Here we add a fourth stem cell to the known MLL1 repertoire of (i) HSCs [21,22], (ii) skeletal muscle satellite cells  and (iii) postnatal neural stem cells (NSCs) . Additionally, MLL1 is required to sustain salivary gland and intestinal cancer stem cells mutated in the Wnt pathway [48,57,58]. Consequently, all known MLL1 functions relate to action in stem cells, which suggests that MLL1 conveys an essential stem cell property. This possibility is enhanced by comparison to the MLL1 paralogue, MLL2, whose known functions in adult mice do not relate to stem cells rather to macrophages (for lipopolysaccharide response) or fertility [59–62].
To explore the idea that MLL1 conveys a key stem cell property, we inspected the transcriptome profiles after conditional loss of MLL1 in the four adult/postnatal stem cell populations [27,28,63] (S1 Data). Some overlap between two stem cell types was observed, however no fully shared candidate regulators or gene expression programs were identified. Although deeper, more systematic, transcriptome or cell biology approaches may reveal a shared MLL1 stem cell property, the lack of concordance between MLL1 regulation of these four stem cell transcriptomes is not unexpected. Previous work with MLL1 noted that direct target genes are not shared between different cell types  and a similar observation was made for MLL2 . That is, the regulation of gene expression by the Trithorax homologues, MLL1 and MLL2, varies depending on the cell type and is not universal.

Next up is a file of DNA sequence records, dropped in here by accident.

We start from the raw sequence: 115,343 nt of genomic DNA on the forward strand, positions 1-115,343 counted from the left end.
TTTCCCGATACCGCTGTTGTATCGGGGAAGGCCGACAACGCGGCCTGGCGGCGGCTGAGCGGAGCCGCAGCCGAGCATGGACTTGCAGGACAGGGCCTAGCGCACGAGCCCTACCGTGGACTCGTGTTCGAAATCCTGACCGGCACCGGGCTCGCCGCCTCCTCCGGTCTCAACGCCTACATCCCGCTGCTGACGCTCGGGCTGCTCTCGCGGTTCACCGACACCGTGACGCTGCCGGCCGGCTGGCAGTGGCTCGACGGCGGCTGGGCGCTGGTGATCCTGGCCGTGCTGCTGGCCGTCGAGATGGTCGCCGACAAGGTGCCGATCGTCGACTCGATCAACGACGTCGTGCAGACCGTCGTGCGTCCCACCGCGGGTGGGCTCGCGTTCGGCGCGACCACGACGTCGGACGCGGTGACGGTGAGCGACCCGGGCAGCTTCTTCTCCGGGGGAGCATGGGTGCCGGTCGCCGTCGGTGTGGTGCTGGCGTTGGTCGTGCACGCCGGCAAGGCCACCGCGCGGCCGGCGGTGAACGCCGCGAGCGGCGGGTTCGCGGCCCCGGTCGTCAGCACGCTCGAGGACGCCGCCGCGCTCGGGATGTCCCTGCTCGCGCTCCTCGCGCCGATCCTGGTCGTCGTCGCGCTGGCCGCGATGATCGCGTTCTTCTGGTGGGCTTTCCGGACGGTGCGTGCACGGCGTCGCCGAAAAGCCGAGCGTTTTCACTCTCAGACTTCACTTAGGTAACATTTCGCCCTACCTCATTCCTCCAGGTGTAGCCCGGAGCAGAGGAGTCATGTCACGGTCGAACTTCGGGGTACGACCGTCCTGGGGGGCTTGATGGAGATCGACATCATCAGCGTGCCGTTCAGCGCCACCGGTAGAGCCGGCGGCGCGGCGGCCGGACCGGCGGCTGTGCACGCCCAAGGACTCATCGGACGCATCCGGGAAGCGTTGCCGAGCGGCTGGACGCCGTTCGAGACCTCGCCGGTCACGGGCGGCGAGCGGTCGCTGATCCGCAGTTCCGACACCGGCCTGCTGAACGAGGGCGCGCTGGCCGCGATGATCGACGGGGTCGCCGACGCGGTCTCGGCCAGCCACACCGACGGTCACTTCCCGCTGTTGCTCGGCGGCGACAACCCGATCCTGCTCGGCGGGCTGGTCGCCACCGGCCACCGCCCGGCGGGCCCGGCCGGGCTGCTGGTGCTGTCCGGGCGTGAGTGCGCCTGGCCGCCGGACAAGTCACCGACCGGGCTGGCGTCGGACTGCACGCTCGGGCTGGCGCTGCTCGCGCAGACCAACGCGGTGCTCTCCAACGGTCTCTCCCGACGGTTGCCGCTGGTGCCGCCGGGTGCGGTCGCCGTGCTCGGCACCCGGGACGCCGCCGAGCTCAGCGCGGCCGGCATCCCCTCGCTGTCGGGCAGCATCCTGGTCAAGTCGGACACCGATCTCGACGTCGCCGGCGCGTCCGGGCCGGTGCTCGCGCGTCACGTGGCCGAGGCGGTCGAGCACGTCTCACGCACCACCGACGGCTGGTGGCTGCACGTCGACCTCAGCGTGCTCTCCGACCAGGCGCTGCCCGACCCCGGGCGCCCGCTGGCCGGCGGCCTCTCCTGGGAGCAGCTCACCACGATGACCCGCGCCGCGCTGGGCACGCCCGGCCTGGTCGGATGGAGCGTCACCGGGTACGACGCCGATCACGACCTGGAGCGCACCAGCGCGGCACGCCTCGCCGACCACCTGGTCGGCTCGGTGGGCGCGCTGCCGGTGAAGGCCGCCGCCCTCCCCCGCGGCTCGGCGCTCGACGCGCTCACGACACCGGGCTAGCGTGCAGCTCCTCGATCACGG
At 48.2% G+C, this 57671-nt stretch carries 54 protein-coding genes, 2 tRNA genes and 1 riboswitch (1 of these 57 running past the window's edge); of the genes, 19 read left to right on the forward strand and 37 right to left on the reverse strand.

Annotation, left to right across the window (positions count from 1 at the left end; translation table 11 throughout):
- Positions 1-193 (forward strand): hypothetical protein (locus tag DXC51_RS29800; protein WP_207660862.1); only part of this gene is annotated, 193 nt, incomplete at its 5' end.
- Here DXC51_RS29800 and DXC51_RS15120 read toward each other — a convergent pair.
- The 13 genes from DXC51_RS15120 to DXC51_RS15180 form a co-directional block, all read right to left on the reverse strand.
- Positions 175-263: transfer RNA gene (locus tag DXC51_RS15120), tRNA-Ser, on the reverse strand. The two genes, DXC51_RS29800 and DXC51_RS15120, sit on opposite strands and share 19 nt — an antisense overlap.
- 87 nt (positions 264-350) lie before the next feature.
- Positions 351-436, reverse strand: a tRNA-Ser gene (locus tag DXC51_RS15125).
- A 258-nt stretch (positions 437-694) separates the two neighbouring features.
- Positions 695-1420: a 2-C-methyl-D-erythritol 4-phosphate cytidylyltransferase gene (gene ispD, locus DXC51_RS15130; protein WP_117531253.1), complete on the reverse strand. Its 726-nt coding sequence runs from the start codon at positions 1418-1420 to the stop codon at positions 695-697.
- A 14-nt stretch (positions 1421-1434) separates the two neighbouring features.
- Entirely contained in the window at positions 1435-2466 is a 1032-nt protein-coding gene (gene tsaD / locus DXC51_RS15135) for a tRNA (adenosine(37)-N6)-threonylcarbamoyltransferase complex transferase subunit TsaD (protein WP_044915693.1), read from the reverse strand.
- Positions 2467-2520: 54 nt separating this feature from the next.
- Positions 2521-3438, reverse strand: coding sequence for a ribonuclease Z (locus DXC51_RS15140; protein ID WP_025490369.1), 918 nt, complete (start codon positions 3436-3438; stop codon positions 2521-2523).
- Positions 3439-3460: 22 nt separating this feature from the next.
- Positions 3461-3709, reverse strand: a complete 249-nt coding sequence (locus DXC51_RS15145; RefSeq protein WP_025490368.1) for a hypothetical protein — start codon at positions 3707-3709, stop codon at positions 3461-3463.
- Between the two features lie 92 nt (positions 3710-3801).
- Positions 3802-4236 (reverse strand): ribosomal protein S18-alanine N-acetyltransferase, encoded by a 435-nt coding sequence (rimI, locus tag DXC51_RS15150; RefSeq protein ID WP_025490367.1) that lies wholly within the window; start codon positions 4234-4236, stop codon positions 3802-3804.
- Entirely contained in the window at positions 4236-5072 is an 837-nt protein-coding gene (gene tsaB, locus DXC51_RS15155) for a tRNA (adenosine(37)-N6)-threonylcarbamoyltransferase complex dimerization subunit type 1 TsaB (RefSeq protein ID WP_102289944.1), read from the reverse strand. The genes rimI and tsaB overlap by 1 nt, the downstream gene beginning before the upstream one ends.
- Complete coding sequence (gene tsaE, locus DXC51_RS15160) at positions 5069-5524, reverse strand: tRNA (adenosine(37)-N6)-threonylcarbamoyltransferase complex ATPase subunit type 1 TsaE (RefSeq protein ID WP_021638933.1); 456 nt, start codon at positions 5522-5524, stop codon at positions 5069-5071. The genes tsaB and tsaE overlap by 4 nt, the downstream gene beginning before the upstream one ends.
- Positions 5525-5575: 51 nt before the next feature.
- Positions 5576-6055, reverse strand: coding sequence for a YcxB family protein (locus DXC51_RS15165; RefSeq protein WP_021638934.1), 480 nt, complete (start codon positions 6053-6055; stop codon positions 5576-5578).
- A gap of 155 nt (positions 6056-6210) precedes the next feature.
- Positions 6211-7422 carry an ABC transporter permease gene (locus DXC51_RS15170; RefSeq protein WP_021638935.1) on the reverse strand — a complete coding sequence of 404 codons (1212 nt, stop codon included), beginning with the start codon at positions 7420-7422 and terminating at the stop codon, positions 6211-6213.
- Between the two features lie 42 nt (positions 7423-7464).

As documented here for ISCs and intestinal organoids, once again the strongest relationship between the loss of MLL1 and cellular processes involves the downregulation of mRNAs that regulate transcription. Upon loss of MLL1, downregulation of transcription factor mRNAs include—(i) in HSCs; Mecom, Prdm16, Pbx1, Eya1, Meis1 and Hoxa9; (ii) in postnatal NSCs; Nkx2.1, Nkx2.3; (iii) in satellite cells; Pax7 and now (iv) in ISCs; Pitx1, Pitx2, Foxa1, Zfp503, Gata4 and Onecut2.